Money at 30: “Nomadland” Book Review

Under normal circumstances, Hollywood’s annual awards season would have already concluded by this time of year. Of course, the past several months have been anything but normal — including for the film industry. In any case, as we enter a delayed 2021 awards season, one movie seems to be the odds-on favorite having already won Best Motion Picture – Drama at the recent Golden Globes: Nomadland starring Frances McDormand. Although that film is fictional, it’s actually based on the non-fiction book by Jessica Bruder (who, I just learned, was actually born in the same city as me) with the subtitle Surviving America in the Twenty-First Century. So, with an Audible credit to burn and a general interest in the nomadic lifestyle, I decided to check it out.

Unlike what I (assume) the movie is like, the book doesn’t follow a single nomad but, instead, shares stories from several people that Bruder spent time with. Sure there are a few “main characters,” but the variety of sources helped keep the book’s non-fiction narrative running and provided a variety of perspectives.

Speaking of perspective, despite the book frequently referring to monetary troubles of its subjects — and specifically, the impacts of the Great Recession — these issues aren’t often dwelt upon as many of those whom Bruder spoke to preferred to focus on the positives and not the negatives. To that point, a major note in the book is that, while many of these nomads might be considered “homeless,” several preferred the term “houseless” instead. Nevertheless, the economic realities both of and leading to the nomadic lifestyle are still assessed to some degree, while other topics such as race, privilege, worker’s rights are also discussed.

As a content creator, one of the most intriguing chapters of Nomadland was one that covered websites and blogs that grew out of the community and, in turn, continued to grow said community. It was especially interesting to hear how self-proclaimed introverts and loners navigated the social aspect of such activities. I was also struck by a line later in the book where some asked an influential blogger to actually shut down their site for fear that the sub-culture was becoming too popular. To me, this instinct rang the same as “what if everybody tries to pursue FIRE?” — something often asked of top financial bloggers. On that note, there are a few other connections and parallels that could be made to the nomad community and the financial independence movement, with minimalism and living debt-free coming up in conversation.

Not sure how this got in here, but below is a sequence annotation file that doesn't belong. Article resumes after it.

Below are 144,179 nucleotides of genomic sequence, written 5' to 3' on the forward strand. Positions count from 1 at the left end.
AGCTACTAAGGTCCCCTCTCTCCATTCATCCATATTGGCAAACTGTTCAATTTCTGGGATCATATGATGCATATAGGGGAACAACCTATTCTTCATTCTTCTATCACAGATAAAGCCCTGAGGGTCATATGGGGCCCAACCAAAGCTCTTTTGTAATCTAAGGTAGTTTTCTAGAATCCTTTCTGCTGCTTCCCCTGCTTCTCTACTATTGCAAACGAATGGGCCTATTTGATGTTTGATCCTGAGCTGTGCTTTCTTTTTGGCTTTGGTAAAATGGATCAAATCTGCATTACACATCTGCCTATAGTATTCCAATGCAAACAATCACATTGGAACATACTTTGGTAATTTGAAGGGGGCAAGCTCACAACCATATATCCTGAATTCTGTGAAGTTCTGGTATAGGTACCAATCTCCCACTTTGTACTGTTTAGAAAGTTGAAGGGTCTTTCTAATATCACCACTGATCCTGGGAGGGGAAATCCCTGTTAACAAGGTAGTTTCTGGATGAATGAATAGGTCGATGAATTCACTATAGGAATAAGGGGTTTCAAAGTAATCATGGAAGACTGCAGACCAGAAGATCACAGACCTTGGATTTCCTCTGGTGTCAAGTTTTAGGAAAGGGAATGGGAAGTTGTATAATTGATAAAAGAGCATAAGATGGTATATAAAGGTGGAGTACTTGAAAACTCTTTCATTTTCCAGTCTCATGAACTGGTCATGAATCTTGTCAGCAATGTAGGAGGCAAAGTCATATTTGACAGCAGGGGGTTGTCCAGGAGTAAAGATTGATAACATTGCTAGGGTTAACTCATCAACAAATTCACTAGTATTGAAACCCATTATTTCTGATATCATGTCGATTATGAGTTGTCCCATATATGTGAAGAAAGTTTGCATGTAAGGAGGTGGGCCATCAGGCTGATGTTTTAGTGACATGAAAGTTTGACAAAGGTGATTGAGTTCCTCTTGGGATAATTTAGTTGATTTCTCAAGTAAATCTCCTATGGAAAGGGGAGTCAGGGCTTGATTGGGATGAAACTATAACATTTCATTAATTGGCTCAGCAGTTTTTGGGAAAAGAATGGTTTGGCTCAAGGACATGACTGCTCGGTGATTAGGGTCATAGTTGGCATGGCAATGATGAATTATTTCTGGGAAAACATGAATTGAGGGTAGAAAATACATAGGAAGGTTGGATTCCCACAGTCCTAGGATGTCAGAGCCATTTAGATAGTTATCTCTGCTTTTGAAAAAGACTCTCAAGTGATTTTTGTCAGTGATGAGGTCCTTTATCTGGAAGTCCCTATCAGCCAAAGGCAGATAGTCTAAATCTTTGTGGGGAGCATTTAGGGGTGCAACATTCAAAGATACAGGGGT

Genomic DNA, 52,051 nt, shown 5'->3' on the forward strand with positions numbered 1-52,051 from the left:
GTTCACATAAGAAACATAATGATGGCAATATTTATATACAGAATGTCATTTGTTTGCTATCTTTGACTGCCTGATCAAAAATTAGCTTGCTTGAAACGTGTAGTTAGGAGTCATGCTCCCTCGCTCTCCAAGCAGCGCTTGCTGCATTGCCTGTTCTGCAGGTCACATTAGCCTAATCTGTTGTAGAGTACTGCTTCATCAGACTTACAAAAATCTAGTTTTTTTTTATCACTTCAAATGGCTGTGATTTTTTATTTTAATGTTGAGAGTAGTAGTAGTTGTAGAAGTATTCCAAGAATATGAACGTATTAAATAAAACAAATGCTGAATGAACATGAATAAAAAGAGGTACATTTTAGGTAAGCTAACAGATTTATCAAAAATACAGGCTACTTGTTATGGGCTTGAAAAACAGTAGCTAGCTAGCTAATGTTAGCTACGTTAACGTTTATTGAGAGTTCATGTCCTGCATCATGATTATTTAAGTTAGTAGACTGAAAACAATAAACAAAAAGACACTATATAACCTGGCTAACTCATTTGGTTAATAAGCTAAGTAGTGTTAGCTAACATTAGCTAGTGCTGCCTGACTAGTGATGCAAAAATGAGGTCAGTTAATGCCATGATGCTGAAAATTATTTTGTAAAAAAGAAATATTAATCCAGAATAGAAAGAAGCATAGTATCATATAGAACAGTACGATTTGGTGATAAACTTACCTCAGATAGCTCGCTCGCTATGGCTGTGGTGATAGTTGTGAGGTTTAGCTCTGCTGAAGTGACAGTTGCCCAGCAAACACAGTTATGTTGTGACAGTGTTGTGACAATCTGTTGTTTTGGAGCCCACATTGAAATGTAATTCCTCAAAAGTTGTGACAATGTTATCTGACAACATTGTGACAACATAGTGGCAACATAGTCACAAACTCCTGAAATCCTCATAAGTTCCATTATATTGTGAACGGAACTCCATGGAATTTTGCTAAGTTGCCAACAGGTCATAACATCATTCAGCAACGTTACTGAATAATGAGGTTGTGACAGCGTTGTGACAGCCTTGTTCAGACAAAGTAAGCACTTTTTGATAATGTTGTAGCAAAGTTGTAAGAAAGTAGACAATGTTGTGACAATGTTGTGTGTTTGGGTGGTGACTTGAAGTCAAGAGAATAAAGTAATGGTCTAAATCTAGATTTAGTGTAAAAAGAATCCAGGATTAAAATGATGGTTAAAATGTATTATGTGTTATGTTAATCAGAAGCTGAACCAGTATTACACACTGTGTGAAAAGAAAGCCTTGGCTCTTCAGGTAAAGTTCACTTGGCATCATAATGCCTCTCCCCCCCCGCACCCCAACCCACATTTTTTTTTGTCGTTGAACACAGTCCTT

Somewhat ironically, I happened to be listening to Nomadland at a time when I (and many others) have been unable to travel. Thus, I was especially tickled to hear about life on the road. Similarly, I also got a kick out of hearing more about places I’ve only passed through such as Quartzsite, Arizona, which to me has always just been “the last town before California.” There was even a quick mention of Springfield, Missouri where I currently live, but sadly no fun anecdotes from the city were included.

In the vein of some other journalistic books I’ve read such as Nickle and Dimed and The Unbanking of America, part of Nomadland finds Bruder getting a taste of the lifestyle by not only purchasing a van to travel in but also taking on jobs at both a sugar beet receiving station and an Amazon facility. While this section is only a short portion of the book, to me, its inclusion added an important layer to the narrative. Even if these experiences didn’t result in any major revelations (only a couple of small realizations), it was interesting to hear accounts of what it’s like tackling these tasks as a first-timer.

Something specific to the audiobook that I wanted to mention is that it was easily the slowest narration I’ve ever heard — to the point where I seriously wonder if the file was distorted. This wasn’t a huge deal as I was able to adjust the playback speed to 1.9x (I typically do between 1.3x and 1.5x), but it’s worth noting nonetheless. On the bright side, the increased speed meant I was able to consume the 10-hour book in just over five hours.

Overall, I really enjoyed Nomadland: Surviving America in the Twenty-First Century and can see why it became a best seller and now an award-winning film. What struck me most was that, while it doesn’t exactly glamorize van life, it also doesn’t attempt to convince readers that the subjects aren’t as satisfied as they often claim to be. Additionally, although readers of different political bents will surely have different takeaways from their readings, the book is ultimately about people — not politics. With that, whether you’ve seen the film and are curious about the true stories that inspired it or you just want to go along for a ride with some fascinating people, I’d recommend reading/listening to Nomadland.

Also published on Medium.


Kyle Burbank

Kyle is a freelance writer and author whose first book, "The E-Ticket Life" is now available on Amazon. In addition to his weekly "Money at 30" column on Dyer News, he is also the editorial director and a writer for the Disney fan site and has recently starting publsihing his own personal finance blog at

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Van life may sound interesting at some point but it’s not for everyone even for minimalist.

A good way to learn how van life really fares for different people and different situations.

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